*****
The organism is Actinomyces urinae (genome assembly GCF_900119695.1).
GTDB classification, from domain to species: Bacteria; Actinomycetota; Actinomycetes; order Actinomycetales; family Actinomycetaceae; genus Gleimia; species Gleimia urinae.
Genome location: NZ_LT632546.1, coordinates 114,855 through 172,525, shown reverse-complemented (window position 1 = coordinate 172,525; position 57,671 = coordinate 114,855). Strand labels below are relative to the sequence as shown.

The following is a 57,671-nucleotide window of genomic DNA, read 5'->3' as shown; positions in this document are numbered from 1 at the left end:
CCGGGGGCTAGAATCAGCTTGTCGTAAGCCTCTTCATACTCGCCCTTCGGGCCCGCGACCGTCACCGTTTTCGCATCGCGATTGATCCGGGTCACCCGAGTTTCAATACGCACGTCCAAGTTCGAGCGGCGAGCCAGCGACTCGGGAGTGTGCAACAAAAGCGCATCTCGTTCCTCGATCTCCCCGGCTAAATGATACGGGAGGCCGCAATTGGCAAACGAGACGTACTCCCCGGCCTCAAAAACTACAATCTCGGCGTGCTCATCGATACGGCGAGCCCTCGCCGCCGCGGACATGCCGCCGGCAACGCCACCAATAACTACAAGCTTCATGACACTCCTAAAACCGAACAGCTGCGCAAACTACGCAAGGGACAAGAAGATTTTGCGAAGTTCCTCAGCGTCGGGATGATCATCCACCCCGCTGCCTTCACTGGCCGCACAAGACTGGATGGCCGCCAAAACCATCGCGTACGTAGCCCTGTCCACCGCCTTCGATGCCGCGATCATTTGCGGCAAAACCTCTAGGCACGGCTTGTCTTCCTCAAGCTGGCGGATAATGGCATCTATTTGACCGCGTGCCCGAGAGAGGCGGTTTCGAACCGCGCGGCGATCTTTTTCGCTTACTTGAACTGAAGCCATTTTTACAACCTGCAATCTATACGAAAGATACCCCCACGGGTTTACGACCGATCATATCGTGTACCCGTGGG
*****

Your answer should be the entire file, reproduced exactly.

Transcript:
The organism is Actinomyces urinae (genome assembly GCF_900119695.1).
GTDB classification, from domain to species: Bacteria; Actinomycetota; Actinomycetes; order Actinomycetales; family Actinomycetaceae; genus Gleimia; species Gleimia urinae.
Genome location: NZ_LT632546.1, coordinates 114,855 through 172,525, shown reverse-complemented (window position 1 = coordinate 172,525; position 57,671 = coordinate 114,855). Strand labels below are relative to the sequence as shown.

The following is a 57,671-nucleotide window of genomic DNA, read 5'->3' as shown; positions in this document are numbered from 1 at the left end:
CCGGGGGCTAGAATCAGCTTGTCGTAAGCCTCTTCATACTCGCCCTTCGGGCCCGCGACCGTCACCGTTTTCGCATCGCGATTGATCCGGGTCACCCGAGTTTCAATACGCACGTCCAAGTTCGAGCGGCGAGCCAGCGACTCGGGAGTGTGCAACAAAAGCGCATCTCGTTCCTCGATCTCCCCGGCTAAATGATACGGGAGGCCGCAATTGGCAAACGAGACGTACTCCCCGGCCTCAAAAACTACAATCTCGGCGTGCTCATCGATACGGCGAGCCCTCGCCGCCGCGGACATGCCGCCGGCAACGCCACCAATAACTACAAGCTTCATGACACTCCTAAAACCGAACAGCTGCGCAAACTACGCAAGGGACAAGAAGATTTTGCGAAGTTCCTCAGCGTCGGGATGATCATCCACCCCGCTGCCTTCACTGGCCGCACAAGACTGGATGGCCGCCAAAACCATCGCGTACGTAGCCCTGTCCACCGCCTTCGATGCCGCGATCATTTGCGGCAAAACCTCTAGGCACGGCTTGTCTTCCTCAAGCTGGCGGATAATGGCATCTATTTGACCGCGTGCCCGAGAGAGGCGGTTTCGAACCGCGCGGCGATCTTTTTCGCTTACTTGAACTGAAGCCATTTTTACAACCTGCAATCTATACGAAAGATACCCCCACGGGTTTACGACCGATCATATCGTGTACCCGTGGG